Me and a friend are looking to participate in the Mongol Rally ( http://mongolrally.theadventurists.com/ ) sometime in the next 2-3 years. Basically, you buy a econobox (requirements: less than 10 years old, 1.2L displacement or less) and drive it from London to Mongolia.
Since we have time to plan for this, I was wondering if you might have any advice on either a suitable car, or general maintenance knowledge we could pick up in the 2-3 years between now and then to prepare for the Rally.
This may be difficult in view of the “less than 10 years old” requirement, but if I were you, I would look for something with rear wheel drive. If you have a breakdown, it will be far easier to get repairs done in a nation like Mongolia where modern technology is rarely seen.
Here’s a thought. How about one of the old Russian-built compacts? I know that most of them are simply recycled front-wheel drive Fiats, but if they were still building any of their old RWD sedans (the Volga comes to mind) 10 years ago, that might be a consideration. Volgas were built to withstand very bad road conditions and they are very basic. The more basic your car is, the less likely it is to break down.
However, I have to confess that I don’t know the displacement of the engine–but the Volga is sturdy. (Note: I am referring to the old-style Volgas that were designed during the communist era. The name is now being re-used for a rebadged Chrysler Sebring that is marketed in Russia, and I would NOT recommend one of those for anything!)
Of course, you will also have to carry spare belts, hoses, fuses, filters, tires, tools, etc.
Here is a link to a photo of the vehicle that I am referring to.
The one issue is that because we’re American, we’ll be flying over to London to purchase a car, probably have a couple days to get it fitted out, and head out from there. Have many of those Russian compacts have made it to London?
Here are a few random thoughts.
It seems like ground clearance would be pretty important. You might want to compare the specs on the cars you’re considering ahead of time. Maybe you could do a small lift or even weld in a skid plate.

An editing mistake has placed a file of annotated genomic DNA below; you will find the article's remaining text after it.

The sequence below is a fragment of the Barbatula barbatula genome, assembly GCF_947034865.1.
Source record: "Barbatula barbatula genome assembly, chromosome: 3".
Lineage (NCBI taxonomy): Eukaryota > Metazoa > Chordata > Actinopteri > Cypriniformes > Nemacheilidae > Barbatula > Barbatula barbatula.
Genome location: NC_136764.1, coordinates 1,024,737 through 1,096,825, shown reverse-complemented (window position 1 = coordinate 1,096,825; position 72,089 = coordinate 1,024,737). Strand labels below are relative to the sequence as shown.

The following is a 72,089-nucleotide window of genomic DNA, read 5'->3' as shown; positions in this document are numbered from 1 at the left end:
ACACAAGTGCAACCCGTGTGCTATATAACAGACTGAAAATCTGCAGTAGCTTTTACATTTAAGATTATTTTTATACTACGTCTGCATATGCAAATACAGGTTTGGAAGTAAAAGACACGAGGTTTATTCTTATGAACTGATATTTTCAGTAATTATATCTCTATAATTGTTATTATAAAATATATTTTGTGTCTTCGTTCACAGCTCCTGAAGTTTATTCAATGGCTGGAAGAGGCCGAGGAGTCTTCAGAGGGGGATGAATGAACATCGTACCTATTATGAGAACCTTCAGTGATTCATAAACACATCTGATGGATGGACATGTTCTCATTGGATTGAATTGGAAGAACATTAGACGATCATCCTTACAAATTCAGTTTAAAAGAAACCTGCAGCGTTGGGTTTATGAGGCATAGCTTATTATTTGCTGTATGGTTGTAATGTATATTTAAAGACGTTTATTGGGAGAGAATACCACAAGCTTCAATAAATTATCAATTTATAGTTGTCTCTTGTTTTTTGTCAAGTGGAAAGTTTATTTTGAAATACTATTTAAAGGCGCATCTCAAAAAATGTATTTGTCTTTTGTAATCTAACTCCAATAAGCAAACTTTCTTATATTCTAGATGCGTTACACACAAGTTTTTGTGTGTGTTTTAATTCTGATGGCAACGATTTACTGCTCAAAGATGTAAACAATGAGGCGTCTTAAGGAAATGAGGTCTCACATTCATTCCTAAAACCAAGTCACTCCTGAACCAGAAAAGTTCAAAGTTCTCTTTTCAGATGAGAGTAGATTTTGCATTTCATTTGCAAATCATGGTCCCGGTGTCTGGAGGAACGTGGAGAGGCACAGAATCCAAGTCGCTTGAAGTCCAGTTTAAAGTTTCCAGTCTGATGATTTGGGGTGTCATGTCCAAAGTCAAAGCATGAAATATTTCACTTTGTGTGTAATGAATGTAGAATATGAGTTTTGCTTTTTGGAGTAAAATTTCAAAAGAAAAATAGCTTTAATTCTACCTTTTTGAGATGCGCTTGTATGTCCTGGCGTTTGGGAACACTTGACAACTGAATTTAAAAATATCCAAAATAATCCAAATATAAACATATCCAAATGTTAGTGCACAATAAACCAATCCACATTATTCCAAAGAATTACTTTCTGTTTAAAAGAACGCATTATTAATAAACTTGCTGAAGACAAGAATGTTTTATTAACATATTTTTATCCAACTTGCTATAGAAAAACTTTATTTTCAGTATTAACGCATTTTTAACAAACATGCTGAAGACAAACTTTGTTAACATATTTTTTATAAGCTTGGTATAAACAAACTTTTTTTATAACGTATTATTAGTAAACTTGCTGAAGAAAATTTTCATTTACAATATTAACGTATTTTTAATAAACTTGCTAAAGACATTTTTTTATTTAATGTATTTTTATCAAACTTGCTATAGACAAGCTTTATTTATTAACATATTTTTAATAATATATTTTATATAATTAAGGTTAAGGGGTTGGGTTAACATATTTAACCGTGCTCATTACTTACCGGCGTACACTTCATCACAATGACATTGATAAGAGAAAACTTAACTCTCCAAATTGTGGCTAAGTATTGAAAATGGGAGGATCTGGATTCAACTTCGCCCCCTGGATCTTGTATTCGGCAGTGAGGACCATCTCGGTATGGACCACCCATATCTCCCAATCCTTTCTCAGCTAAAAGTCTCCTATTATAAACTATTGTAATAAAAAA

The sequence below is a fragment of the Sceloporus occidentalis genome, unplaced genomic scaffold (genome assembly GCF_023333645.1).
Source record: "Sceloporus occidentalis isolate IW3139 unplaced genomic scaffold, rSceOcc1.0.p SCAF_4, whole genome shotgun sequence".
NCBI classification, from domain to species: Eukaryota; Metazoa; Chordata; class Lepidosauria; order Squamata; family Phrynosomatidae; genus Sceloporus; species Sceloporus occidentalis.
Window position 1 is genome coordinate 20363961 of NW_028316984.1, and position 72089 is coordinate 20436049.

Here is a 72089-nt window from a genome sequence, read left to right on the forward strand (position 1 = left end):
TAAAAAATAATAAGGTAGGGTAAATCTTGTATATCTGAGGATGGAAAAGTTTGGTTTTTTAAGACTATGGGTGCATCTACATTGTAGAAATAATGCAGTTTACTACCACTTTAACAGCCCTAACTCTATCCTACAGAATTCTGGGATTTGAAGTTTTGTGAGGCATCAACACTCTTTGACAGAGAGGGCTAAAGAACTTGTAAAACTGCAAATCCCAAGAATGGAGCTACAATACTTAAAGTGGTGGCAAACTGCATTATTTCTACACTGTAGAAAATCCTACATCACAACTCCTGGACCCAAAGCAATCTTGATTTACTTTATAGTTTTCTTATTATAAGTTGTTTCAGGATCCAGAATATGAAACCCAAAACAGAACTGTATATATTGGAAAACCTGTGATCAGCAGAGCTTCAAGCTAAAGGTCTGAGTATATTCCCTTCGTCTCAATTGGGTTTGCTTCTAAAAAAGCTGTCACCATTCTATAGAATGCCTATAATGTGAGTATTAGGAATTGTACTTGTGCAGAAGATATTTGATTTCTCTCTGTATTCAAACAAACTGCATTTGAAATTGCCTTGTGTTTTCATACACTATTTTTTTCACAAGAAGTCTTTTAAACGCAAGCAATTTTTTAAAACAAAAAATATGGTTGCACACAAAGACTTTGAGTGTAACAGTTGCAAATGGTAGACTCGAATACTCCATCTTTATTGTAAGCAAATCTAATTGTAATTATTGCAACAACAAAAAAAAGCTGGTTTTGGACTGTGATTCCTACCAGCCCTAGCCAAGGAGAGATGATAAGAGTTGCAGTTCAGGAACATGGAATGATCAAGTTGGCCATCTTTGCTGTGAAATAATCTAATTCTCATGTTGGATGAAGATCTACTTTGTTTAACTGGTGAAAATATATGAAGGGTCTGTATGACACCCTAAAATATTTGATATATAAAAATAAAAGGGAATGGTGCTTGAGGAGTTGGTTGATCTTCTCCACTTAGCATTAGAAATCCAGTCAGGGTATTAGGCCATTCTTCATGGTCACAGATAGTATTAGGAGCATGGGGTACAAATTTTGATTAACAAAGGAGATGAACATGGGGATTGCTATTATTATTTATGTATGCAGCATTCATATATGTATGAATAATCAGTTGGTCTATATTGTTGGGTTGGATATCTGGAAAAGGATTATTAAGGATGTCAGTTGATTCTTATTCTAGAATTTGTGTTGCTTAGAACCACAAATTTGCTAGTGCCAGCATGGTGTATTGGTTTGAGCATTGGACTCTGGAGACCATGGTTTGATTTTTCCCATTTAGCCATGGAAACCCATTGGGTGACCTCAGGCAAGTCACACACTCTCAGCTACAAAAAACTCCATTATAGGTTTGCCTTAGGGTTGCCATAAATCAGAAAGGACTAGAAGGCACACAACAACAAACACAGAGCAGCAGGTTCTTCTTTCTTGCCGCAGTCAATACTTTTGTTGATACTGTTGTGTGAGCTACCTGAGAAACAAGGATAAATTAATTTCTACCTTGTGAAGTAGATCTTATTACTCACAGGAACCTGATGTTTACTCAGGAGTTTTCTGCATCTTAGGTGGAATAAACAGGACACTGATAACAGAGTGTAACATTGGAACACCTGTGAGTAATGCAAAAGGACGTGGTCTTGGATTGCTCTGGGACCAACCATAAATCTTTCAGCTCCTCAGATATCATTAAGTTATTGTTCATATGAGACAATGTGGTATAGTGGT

Bad gas could possibly be an issue. It might be better to have a fuel filter that you can reach versus one where you have to drop the gas tank.
Maybe you’d want to rent an Iridium phone and have the number of your local mechanic handy for some remote consultation if needed.
I assume you’ve found books such as http://search.barnesandnoble.com/How-to-Build-a-Successful-Low-cost-Rally-Car/Philip-Young/e/9781845842086/?itm=1 already.
I have seen all manner of vehicles in England that never made it to our shores. That includes Russian cars and small military vehicles, Ssangyong SUVs from Korea, Citroens, Talbots, Renaults, Citroens, Seats, Tatras, Wartburgs, etc. I can’t guarantee that you will find a Volga sedan there, but you certainly have more chance of finding one there than in the US!
Incidentally, another point in the Volga’s favor is that since Mongolia used to be in the Soviet sphere of influence, Volgas are a known quantity in that very primitive nation. If you can’t find a Volga in The UK, try to find one of the small Russian military “jeeps”. These too are known in Mongolia, and they would have the advantage of better ground clearance than the Volga sedan. However, once again, I do not know the displacement of the engine of this vehicle.
Have you two considered an ATV?
What are the other teams driving? Look at past rallies, too.
Do it Top Gear style; http://www.topgear.com/us/videos/more/botswana-part-1
It is some funny stuff in case you haven’t seen it. You might even get some useful info, or not!
Do you have to buy the car in London? If not, I know exactly what you need.
Head to Mexico and buy yourself a '99-04 air-cooled Beetle. That’s right-- they built them there until '04. Spend the afternoon dropping out the fancy fuel-injected motor they had in the last few years and put in a good old fashioned carbureted pancake VW engine. You’ll end up with a very reliable car that is known by most mechanics in the world, can be fixed by simple hand tools and has parts that are easy to come by and easily fabricated.
The only problem is that, depending on what old engine you put in, you’re going to be .1-.4 liters over your limit. But the site says you can pay 100 pounds per unit of engine displacement to compensate, but you’ll probably be able to make it up selling that fancy fuel injected bug engine you pulled out.